Help with some research?

I am in the process of moving a large website to lucee from cf8. Not sure if it is because it was written on such an old version of cf or it is just the change to lucee, but there were quite a few problems. Biggest was PDFs. PDF creation is by using a plugin but apparently it doesn’t support multiple lines when trying to fill in a pdf form. If you use PDFs extensively, try that out first. Had to go through each form and break them down into single lines and programmatically figure out where each line goes. Not fun.

There seems to be some reserved words in Lucee that wasn’t in CF8 - hit a few of those.

I may be wrong - but when the email server gets clogged up and a cfmail fails, the file is written to a .tsk file in the web-inf/lucee / remote-client/ open (or closed) directory… but apparently you can’t just copy those to a queue directory like you can in cf. They are lost for good?

I haven’t optimized the server settings yet but right out of the box, everything seems much slower than on cold fusion 8.

On the other hand it is significantly cheaper -so probably worth the extra work.

Actually, they just replaced the last *nix server with a Windows server (not sure why). The Apache web server they don’t have a problem with, but they may not know that Apache is open source. Or Tomcat. :fearful:

What is the difference between Express and the full-blown Lucee?


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This is very good feedback from someone who recently went through the process. The only issue I have is with this statement:

I started switching from CF8 to Railo (Lucee’s predecessor) almost a decade ago. Railo was running so much more efficiently than CF8 (both memory and CPU), that I replaced 3 CF8 servers that were used for Load Balancing with a single Railo server which had still room to grow.

Sorry to hear about the issues you’ve been experiencing with the switch. I’d think that a lot of the issues are because CF8 is so old, now.

We don’t work with many CF generated PDFs. The most we do with PDFs is using Solr collections so that gigs and GIGS of PDF files can be index searchable. Something I should have asked @21Solutions about - does Lucee use Solr collections for keyword searching files and/or database tables??? How does it compare to ACF?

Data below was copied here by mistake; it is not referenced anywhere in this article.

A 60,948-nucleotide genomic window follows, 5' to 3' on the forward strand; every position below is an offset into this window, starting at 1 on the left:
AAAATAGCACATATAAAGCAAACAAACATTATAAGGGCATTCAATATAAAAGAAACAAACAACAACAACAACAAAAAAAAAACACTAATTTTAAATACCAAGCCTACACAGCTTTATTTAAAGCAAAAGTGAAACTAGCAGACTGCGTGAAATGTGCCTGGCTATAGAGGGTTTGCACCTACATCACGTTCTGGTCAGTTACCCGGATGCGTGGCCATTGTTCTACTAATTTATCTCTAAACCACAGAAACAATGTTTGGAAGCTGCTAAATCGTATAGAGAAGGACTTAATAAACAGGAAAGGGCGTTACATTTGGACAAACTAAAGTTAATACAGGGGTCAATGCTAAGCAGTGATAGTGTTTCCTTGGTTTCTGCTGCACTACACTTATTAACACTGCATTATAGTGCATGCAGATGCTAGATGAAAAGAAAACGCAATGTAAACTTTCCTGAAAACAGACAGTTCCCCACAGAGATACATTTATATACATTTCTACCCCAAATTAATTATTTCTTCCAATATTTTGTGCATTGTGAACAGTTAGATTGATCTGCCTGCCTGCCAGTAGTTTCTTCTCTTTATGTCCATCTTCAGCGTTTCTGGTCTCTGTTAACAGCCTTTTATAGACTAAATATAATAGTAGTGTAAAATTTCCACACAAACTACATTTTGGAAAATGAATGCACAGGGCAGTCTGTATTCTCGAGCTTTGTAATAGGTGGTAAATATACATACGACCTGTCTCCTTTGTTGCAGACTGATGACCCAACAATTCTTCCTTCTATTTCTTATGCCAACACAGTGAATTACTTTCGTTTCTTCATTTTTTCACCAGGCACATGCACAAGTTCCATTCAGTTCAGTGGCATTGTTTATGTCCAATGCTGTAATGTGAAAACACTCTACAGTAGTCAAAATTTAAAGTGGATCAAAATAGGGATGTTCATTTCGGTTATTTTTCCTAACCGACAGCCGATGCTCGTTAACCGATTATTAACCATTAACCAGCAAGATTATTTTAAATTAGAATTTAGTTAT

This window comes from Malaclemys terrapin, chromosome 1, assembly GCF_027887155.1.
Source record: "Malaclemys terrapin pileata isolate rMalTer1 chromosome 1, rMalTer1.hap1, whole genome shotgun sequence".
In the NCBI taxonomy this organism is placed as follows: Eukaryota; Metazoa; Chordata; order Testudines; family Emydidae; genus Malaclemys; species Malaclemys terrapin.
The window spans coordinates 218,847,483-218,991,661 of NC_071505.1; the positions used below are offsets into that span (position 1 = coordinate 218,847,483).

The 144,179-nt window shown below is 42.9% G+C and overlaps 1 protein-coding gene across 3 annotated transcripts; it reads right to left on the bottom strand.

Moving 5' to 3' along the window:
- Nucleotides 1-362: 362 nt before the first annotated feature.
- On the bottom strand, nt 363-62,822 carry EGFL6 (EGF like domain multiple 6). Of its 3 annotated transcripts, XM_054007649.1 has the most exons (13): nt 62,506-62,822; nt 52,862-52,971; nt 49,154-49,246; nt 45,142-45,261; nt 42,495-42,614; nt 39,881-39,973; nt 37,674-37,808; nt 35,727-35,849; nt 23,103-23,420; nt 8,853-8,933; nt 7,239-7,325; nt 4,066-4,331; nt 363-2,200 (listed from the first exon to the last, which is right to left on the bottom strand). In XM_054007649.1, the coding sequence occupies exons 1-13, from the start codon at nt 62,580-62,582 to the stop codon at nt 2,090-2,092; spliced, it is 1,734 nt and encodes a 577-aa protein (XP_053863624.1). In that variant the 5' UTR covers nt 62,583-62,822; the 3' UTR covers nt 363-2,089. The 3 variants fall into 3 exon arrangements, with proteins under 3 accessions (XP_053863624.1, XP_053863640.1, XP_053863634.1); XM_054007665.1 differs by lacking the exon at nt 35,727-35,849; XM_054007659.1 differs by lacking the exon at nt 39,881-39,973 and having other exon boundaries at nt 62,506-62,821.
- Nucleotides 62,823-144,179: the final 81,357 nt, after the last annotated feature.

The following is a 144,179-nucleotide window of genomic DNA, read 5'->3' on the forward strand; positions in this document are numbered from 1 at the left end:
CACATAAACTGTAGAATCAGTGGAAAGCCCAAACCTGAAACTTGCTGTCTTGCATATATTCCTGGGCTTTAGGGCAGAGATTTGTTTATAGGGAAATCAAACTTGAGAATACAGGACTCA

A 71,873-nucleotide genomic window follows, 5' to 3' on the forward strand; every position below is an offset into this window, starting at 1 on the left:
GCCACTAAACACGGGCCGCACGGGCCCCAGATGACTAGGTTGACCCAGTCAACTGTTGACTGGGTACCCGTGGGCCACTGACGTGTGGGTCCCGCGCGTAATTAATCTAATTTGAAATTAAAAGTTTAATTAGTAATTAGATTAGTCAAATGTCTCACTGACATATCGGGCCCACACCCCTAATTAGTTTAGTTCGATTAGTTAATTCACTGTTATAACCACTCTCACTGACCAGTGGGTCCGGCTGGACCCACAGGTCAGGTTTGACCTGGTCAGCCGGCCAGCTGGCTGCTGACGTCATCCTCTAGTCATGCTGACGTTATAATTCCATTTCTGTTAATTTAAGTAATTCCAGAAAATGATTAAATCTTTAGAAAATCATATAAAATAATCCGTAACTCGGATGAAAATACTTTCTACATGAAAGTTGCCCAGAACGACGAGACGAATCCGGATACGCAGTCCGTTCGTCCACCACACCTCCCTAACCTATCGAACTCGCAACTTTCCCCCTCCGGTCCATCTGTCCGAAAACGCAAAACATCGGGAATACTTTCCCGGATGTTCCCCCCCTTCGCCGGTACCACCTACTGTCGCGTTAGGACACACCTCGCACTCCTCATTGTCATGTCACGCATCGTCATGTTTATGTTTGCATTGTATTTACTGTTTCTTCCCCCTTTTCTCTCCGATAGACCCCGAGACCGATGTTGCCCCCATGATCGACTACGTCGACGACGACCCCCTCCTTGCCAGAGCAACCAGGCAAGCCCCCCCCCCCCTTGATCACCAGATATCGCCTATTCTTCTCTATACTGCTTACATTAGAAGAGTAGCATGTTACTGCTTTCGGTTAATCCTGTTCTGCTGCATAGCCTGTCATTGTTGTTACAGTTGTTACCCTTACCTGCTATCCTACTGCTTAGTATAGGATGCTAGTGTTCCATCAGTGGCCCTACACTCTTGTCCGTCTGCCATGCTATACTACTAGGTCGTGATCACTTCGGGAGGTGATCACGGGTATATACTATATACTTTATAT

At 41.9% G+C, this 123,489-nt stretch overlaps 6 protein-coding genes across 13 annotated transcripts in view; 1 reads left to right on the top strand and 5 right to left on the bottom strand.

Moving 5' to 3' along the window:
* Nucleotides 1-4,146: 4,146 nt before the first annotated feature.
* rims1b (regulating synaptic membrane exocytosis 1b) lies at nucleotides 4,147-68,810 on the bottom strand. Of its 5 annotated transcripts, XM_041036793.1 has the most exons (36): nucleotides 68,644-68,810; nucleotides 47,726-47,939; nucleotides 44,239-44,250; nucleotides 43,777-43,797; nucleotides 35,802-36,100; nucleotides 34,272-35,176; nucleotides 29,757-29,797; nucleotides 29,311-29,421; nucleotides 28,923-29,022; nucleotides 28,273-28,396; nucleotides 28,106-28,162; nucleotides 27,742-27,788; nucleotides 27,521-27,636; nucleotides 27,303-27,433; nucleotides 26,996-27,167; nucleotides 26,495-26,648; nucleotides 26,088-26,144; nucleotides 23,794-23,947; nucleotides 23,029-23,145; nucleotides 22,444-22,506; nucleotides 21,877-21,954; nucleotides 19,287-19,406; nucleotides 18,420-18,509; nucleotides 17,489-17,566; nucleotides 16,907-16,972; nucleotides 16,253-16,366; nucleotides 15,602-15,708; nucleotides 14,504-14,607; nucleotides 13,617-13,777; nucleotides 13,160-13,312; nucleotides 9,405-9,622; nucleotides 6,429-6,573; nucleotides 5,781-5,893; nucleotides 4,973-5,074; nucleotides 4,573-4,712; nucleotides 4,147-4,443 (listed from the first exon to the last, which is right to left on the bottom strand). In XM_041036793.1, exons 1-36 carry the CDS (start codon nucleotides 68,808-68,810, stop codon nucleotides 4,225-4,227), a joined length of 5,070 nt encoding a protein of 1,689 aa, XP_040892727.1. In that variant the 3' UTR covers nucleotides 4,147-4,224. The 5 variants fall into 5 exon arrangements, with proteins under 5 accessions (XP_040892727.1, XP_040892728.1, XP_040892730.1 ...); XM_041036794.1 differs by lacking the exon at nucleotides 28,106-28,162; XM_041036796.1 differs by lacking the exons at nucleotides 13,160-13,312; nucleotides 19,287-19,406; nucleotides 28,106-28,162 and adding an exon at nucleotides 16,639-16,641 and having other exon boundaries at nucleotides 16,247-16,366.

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Kind of funny given that Windows is moving more towards Linux nowadays.

It’s just the packaging. The Java code is the same. The Express edition allows you to unzip the archive and run a startup batch/shell script and start running.

You can watch the beginning of the video that I posted recently at which shows how I unzip Lucee Express and Launch it. You can also get a glimpse of the Admin there.

Unfortunately Lucee’s full text search, while exists, is not that great and hasn’t been updated much in recent years – don’t get me wrong – CF8’s was just as bad IMO. I’ve never tried newer versions of ACF beyond the basic comparisons of compatibility with Railo/Lucee, and did that on a need-to-do basis, so I can’t really tell more on that.

The good news is, that there is a far better solution than SOLR nowadays: ElasticSearch –

It also uses Lucene (not to be confused with Lucee) behind the scenes, just like SOLR, but provides a much easier interface. The best part is that if you use ElasticSearch externally (as opposed to the built-in search), then you have complete control over your search indices, queries, etc. So it’s definitely worth the refactoring IMO, even if you stay with ACF.

At the very least make sure that you give Lucee enough RAM. The default settings may be too low.

That is probably why. I am running lucee with sql express in a VPS with 4 gigs ram (although it does use SSD drives. Memory utilization in the resource monitor is 95%. How much ram should I get?

That’s definitely not a good sign.

It depends on many factors, but IMO 4GB is not enough even for the OS and SQL Express. But the amount of available RAM and the amount that is allocated to Lucee are not the same thing.

You should probably get more RAM in general, and then be sure to allocate more RAM to Lucee.

You can find out how much RAM Lucee is using/has available by mouse-over’ing the Memory Usage section in the Lucee Administrator’s Overview page on the right side.

I’ll check into that, even if we stick with ACF, because although I like SOLR better than Verity, it still isn’t all that great. Thanks!